From 1929 to 1931, Métraux' friend Georges Bataille was the driving force behind the journal Documents, the publication which inspired this blog. The journal was the operating table where the encounter between Avant Garde art and ethnography took place: in fact, the famous ethnographer Marcel Mauss contributed a piece on Picasso. Documents also published an appreciative article on W.H. Seabrook's "The Magic Island", written by Bataille's and Metraux's close friend, Michel Leiris. Leiris credited Seabrook with being a "conscientious observer and the first man of the white race initiated into the mysteries of voodoo" and praised him for his "humane attitude" toward his subject.

Seabrook was an exceptional figure: he was a Great War veteran, a journalist and a traveller, a friend to both the Surrealists and to the notorious sorcerer Aleister Crowley, an alcoholic and a sadist. He had supposedly eaten human flesh ("like good, fully developed veal"). The Surrealist photographer Man Ray was inspired by Seabrook's sadist practices to create pornographic photographs such as "The Fantasies of Mr. Seabrook", "Lee Miller and William Seabrook" and "Homage to D. A. F. Sade", all with Lee Miller as a protagonist.

"The Magic Island" was Seabrook's second book. In keeping with his personality, it was a sensationalistic account of Haitian Voodoo - a literary Mondo Cane avant la lettre. Before publishing his book on Haitian Voodoo, he wrote for publications such as Vanity Fair and Reader’s Digest and published a book on his travels through the Middle East: "Adventures in Arabia: Among the Bedouins, Druses, Whirling Dervishes & Yezidee Devil Worshippers" (1928). "The Magic Island", part of which you can find as an e-book here, inspired the 1932 horror film classic White Zombie.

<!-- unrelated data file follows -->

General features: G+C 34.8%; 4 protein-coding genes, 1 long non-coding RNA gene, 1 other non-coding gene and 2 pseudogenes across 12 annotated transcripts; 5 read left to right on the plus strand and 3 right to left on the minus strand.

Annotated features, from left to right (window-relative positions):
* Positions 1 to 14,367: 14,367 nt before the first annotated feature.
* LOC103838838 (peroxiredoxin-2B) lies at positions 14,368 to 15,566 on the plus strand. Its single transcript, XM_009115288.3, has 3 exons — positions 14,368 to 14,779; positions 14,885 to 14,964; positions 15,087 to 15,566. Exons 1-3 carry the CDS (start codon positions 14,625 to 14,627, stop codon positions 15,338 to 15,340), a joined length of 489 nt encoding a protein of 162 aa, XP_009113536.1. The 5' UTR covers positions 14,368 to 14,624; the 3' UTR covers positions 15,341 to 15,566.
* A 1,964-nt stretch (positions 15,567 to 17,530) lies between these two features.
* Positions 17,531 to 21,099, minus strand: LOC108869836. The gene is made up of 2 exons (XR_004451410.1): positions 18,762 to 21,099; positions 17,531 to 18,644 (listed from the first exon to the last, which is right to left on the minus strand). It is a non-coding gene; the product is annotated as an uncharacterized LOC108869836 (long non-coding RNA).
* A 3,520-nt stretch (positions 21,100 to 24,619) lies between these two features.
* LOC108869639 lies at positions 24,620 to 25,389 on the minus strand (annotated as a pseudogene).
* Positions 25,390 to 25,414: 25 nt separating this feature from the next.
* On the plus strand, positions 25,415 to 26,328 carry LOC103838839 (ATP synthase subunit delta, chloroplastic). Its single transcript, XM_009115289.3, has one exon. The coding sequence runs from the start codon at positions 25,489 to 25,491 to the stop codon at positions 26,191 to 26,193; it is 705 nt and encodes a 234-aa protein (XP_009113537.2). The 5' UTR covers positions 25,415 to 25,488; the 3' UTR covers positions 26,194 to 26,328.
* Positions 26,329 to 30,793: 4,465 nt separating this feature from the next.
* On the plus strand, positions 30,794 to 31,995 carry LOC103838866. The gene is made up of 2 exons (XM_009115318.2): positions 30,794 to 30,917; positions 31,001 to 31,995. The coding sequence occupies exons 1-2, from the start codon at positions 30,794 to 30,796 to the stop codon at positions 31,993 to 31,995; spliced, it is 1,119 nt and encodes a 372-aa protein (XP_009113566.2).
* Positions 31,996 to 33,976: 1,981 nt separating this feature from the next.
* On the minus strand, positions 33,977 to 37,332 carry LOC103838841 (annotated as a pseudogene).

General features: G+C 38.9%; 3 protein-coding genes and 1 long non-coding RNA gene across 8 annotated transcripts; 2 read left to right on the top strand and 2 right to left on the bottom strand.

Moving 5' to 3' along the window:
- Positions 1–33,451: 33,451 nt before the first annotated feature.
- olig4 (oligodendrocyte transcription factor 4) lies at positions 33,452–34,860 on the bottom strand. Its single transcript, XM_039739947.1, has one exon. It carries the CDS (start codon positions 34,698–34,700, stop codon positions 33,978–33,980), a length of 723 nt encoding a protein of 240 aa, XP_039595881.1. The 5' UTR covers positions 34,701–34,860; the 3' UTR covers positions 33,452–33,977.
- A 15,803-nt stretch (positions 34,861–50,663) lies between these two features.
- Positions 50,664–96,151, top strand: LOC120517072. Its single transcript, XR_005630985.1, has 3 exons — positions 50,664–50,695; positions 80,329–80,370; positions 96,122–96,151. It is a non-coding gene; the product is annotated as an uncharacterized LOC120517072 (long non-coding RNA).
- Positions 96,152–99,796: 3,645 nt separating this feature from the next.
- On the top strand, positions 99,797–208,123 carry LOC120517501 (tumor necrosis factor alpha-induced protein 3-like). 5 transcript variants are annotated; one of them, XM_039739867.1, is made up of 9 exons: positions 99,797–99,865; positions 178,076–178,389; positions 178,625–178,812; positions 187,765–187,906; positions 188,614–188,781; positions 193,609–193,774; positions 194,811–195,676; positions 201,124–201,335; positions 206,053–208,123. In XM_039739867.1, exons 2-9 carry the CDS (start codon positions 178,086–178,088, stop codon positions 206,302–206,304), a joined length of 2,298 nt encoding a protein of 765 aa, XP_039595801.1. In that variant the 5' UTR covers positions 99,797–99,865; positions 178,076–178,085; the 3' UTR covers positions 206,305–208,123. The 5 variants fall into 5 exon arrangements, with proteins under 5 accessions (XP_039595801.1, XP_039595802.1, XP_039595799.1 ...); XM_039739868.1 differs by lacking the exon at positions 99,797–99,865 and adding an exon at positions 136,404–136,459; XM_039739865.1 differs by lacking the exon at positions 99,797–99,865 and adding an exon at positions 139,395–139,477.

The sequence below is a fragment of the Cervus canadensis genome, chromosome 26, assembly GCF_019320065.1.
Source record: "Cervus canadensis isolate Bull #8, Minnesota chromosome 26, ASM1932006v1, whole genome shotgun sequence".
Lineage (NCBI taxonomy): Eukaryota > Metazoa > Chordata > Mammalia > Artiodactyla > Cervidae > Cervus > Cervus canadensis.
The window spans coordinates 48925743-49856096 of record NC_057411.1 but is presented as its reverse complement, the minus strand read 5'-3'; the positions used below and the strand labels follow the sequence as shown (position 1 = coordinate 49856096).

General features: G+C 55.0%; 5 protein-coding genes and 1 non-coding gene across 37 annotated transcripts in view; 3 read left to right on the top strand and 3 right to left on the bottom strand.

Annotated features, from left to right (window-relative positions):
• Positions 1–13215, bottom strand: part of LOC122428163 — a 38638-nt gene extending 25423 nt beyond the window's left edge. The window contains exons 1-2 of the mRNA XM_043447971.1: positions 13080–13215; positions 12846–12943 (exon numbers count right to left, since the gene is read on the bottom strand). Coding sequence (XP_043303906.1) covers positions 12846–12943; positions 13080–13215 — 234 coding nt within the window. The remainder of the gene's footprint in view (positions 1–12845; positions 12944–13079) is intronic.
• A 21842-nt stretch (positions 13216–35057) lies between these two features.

In 1933 Seabrook was voluntarily committed in order to cure his alcoholism, and he documented the experience in his 1935 book "Asylum". Despite the treatment, Seabrook remained an alcoholic. He committed suicide by a drug overdose on September 20, 1945. Thus died the missing link between the two great heresiarchs of the twentieth century, Aleister Crowley and Georges Bataille.

To be continued...

Post scriptum

Interestingly, the 1928 personal diary of Aleister Crowley contained contact information for Man Ray in Paris (link here). As far as I know, this is the only concrete piece of evidence of a direct and personal contact between the Surrealists and Crowley. The item sold for approximately $45000.

Thursday, March 06, 2008

Voodoo films

Victor Halperin - White Zombie (1932)

Jacques Tourneur - I Walked With A Zombie (1943)

Wes Craven - The Serpent And The Rainbow (1988)

Wednesday, March 05, 2008

Alfred Métraux - Voodoo In Haiti (pt. 1)


Alfred Métraux' 1958 ethnography "Le Vaudou Haitien" opens with words evoking and dispelling the lurid image of Voodoo: